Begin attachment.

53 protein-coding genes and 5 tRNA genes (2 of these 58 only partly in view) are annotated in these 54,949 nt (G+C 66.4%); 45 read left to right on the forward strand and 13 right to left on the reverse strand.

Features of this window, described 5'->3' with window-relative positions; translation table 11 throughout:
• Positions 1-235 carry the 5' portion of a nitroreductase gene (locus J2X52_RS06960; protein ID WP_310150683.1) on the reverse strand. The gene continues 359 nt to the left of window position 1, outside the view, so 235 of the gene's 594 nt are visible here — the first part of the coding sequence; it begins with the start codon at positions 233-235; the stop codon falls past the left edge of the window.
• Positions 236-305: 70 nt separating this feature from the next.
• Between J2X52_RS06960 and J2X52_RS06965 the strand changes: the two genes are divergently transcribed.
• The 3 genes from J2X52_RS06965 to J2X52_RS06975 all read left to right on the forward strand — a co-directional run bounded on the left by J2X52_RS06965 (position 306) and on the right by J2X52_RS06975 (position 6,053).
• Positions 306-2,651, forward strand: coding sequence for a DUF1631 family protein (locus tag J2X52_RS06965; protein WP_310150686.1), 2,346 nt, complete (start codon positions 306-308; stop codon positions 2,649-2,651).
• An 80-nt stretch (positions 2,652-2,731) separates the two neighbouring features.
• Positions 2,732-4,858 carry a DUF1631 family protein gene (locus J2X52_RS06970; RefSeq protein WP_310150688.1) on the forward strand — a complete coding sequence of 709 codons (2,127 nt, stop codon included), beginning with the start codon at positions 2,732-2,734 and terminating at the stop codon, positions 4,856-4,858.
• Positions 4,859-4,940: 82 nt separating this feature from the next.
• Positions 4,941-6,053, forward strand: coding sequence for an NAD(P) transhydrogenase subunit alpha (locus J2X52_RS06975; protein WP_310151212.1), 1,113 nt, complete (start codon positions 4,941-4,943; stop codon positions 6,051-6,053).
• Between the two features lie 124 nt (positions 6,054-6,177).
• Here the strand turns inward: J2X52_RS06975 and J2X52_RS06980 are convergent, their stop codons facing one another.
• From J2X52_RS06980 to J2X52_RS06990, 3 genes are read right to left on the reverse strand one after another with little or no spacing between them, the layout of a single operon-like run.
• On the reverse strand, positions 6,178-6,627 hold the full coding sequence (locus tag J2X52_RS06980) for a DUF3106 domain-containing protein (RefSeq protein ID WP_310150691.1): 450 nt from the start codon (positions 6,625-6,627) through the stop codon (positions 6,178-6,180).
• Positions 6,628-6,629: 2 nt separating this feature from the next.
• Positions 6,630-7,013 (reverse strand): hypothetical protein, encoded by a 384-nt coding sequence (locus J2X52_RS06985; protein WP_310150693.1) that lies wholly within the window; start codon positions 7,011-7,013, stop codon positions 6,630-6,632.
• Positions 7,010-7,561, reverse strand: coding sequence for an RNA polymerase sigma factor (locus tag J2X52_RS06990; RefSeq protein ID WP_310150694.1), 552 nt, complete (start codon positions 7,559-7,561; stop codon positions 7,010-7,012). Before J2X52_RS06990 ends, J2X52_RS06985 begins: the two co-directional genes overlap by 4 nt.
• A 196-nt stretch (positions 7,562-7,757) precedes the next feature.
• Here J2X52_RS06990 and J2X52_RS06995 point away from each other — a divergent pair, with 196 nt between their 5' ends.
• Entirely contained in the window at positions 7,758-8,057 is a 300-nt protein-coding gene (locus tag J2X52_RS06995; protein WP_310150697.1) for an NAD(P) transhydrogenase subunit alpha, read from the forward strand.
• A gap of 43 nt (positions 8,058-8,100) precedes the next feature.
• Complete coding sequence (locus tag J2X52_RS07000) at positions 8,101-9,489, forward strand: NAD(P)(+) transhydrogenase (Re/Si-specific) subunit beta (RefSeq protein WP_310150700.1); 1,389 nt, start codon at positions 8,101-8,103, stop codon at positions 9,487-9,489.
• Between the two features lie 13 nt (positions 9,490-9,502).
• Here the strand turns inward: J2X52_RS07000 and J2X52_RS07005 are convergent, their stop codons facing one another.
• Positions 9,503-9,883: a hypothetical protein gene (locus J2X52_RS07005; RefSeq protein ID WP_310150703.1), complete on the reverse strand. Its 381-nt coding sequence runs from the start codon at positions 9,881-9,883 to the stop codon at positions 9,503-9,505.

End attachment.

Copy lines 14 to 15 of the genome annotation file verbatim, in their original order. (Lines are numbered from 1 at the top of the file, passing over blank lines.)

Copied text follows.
• From J2X52_RS06980 to J2X52_RS06990, 3 genes are read right to left on the reverse strand one after another with little or no spacing between them, the layout of a single operon-like run.
• On the reverse strand, positions 6,178-6,627 hold the full coding sequence (locus tag J2X52_RS06980) for a DUF3106 domain-containing protein (RefSeq protein ID WP_310150691.1): 450 nt from the start codon (positions 6,625-6,627) through the stop codon (positions 6,178-6,180).